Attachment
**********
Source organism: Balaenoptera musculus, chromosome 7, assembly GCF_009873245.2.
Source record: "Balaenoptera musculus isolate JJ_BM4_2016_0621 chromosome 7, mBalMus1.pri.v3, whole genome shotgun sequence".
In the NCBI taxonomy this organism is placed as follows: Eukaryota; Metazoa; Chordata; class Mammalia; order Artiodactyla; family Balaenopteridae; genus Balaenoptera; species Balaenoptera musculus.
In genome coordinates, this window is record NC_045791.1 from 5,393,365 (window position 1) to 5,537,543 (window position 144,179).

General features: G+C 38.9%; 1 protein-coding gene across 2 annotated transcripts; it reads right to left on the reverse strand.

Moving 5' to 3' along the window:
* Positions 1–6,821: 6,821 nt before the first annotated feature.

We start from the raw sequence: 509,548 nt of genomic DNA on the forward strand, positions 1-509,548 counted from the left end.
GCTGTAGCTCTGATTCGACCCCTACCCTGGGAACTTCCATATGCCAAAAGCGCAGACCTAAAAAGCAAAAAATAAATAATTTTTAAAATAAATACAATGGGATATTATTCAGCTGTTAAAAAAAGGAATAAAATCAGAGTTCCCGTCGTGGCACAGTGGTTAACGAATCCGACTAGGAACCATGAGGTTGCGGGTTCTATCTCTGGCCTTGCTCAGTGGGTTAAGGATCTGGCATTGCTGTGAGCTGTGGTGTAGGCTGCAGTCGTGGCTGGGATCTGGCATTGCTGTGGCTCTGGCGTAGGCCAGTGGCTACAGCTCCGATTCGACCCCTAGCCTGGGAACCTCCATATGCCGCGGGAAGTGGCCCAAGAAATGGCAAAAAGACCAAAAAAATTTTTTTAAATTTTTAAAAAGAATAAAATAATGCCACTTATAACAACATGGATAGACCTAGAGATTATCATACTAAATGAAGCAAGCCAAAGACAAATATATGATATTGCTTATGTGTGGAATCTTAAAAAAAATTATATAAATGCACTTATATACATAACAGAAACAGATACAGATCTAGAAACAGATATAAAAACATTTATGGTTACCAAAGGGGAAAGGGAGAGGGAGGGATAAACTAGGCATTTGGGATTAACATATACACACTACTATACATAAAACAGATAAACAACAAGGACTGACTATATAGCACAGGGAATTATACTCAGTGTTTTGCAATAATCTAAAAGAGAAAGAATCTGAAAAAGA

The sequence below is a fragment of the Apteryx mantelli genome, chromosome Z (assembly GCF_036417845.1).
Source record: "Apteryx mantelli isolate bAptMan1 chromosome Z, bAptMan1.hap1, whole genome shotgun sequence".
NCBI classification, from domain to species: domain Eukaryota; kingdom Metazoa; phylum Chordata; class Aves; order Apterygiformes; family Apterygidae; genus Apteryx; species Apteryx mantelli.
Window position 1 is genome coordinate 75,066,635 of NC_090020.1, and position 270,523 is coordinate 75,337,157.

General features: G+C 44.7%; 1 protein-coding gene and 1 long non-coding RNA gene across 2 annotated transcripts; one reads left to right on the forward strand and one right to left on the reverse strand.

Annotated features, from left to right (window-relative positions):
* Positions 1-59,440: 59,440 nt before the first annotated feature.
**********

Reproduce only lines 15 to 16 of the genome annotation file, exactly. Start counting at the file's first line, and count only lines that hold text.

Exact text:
Annotated features, from left to right (window-relative positions):
* Positions 1-59,440: 59,440 nt before the first annotated feature.